Advertising Console

    American Teenage Activist Appeals on Tiananmen Square


    by NTDTelevision

    For more news visit ☛

    An American teenager was taken away by police for holding up a banner high in Beijing's Tiananmen Square on Monday. He was appealing to Chinese leaders to help create a peace forest in the Demilitarized Zone between South and North Korea.

    Thirteen-year-old Jonathan Lee was taken away immediately after unfurling a banner. According to his father, Lee and his mother are currently being questioned in an unknown location.

    Lee's goal is to plant chestnut trees in the demilitarized zone between North and South Korea, and create a park so that families and children from both countries can peacefully interact.

    Lee has previously hosted sit-in events in South Korea and the United States.

    The idea for the Children's Peace Forest was inspired three years ago after he met former South Korean president and Nobel Peace Laureate Kim Dae Jung, who taught him about relations on the Korean peninsula.

    [Jonathan Lee, Peace Forest Campaigner]:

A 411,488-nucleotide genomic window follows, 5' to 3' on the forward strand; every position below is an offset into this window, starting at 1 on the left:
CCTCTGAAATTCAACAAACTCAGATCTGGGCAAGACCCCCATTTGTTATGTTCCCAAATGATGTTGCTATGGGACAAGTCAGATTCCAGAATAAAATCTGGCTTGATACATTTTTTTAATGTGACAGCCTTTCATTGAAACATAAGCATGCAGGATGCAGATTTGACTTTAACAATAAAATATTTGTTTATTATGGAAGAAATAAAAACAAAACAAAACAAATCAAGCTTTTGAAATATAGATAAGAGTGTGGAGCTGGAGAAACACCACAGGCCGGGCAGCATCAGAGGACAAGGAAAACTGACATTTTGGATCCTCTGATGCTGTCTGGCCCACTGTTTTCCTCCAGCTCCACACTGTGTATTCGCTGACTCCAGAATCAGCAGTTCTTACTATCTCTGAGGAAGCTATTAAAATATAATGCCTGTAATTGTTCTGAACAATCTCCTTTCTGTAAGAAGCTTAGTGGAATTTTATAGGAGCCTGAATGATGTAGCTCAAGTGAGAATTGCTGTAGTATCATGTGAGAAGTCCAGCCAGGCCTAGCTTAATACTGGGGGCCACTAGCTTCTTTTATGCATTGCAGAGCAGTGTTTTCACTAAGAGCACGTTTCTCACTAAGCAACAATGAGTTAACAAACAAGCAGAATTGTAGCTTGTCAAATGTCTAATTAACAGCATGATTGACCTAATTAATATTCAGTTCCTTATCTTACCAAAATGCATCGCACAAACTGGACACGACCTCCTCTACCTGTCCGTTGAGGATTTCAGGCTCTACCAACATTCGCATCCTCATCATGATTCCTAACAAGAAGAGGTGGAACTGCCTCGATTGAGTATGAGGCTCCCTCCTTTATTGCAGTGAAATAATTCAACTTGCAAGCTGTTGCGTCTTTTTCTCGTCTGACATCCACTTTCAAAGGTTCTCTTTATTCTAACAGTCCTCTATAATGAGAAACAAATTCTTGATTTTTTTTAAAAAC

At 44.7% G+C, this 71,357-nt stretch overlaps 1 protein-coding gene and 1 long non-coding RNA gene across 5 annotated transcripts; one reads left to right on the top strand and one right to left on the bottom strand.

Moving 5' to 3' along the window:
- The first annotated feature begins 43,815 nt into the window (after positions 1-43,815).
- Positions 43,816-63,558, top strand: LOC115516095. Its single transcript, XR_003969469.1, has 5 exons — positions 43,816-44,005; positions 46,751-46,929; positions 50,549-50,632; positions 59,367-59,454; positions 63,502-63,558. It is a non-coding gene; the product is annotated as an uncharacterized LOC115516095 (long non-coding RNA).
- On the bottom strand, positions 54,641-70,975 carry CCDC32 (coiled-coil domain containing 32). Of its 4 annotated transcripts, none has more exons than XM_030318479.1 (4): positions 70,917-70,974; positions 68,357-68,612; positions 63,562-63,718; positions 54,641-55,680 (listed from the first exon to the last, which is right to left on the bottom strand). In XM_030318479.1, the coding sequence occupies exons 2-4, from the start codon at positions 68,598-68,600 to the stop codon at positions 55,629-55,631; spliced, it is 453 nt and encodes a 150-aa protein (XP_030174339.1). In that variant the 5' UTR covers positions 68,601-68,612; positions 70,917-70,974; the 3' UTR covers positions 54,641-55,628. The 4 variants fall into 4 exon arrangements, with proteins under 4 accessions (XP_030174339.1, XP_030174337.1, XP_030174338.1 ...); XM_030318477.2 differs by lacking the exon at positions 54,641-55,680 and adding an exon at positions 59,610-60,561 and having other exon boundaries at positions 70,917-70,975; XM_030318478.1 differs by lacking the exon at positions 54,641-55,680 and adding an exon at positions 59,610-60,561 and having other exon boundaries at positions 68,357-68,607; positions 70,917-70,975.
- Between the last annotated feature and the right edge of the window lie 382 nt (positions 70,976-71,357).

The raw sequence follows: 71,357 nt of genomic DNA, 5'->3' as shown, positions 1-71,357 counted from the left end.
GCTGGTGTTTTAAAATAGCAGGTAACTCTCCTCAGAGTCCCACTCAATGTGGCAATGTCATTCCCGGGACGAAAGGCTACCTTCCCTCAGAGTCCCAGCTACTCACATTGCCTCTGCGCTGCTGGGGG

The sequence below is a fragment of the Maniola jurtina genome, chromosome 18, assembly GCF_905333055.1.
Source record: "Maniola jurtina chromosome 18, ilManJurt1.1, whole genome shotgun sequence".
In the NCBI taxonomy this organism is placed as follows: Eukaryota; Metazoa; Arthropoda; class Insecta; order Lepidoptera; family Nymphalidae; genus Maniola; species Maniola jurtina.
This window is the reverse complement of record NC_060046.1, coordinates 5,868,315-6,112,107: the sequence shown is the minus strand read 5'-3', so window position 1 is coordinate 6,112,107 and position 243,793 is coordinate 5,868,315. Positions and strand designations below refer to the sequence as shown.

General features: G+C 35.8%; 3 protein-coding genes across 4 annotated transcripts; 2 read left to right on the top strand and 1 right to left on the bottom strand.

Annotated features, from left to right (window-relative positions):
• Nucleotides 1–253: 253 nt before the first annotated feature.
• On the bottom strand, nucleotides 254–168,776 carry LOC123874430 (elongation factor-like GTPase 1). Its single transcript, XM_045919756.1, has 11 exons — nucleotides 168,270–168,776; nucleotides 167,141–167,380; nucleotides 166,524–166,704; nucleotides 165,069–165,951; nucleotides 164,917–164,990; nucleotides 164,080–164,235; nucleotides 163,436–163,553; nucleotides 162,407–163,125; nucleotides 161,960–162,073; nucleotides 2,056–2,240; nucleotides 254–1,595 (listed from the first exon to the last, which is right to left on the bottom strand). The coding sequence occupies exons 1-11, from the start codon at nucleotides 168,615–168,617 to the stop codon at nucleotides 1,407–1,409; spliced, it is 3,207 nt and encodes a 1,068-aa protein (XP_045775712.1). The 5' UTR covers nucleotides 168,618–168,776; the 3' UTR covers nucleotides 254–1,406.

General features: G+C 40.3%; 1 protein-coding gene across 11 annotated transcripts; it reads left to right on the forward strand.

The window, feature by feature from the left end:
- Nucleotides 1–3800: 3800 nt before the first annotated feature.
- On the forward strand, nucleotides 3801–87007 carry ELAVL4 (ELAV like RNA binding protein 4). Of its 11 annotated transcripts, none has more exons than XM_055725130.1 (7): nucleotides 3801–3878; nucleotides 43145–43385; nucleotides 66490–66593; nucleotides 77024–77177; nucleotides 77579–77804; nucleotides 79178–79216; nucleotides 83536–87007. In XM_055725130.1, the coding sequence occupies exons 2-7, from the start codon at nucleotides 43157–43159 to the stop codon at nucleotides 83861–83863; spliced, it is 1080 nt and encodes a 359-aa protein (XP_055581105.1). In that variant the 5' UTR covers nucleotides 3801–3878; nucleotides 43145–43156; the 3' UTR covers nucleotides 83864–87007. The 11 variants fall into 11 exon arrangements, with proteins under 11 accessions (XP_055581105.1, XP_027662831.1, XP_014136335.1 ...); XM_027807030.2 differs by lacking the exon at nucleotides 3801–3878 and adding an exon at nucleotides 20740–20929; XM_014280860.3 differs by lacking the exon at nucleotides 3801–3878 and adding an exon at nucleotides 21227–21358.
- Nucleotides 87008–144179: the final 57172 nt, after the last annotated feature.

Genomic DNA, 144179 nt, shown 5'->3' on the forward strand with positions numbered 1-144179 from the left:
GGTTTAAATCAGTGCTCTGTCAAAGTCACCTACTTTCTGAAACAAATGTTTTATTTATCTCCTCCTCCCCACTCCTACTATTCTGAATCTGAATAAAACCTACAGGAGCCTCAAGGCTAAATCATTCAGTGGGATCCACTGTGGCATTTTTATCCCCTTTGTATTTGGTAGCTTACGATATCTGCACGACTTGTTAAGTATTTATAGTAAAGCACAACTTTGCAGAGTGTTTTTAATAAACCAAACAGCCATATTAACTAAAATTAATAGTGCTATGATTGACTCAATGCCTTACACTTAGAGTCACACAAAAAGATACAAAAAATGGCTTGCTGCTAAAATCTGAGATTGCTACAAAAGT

"My letter is about my children's peace forest. It's a place where families can gather together. I want it to be planted along the DMZ, because you know Korea's been separated for sixty years and I want families to be able to come together and meet together again. It also talks about peace between Korea."

    Lee says that everyone can help to realize the goal.

    [Jonathan Lee, Peace Forest Campaigner]:
    "I have to say that no matter how big, how small, what age, it doesn't matter you know, we can all help. So go out and help."

    Lee's mother stands behind him.

    [Melissa Lee, Jonathan's Mother]:
    "He understands the risks, he's been talked to and he's ready to go forward and he's doing something to help this earth, how can I say no? You know, he's not doing harm to people he's trying to help so I will support him in that."

    North and South Korea are technically still at war as their 1950-53 conflict ended in a truce, not a peace treaty.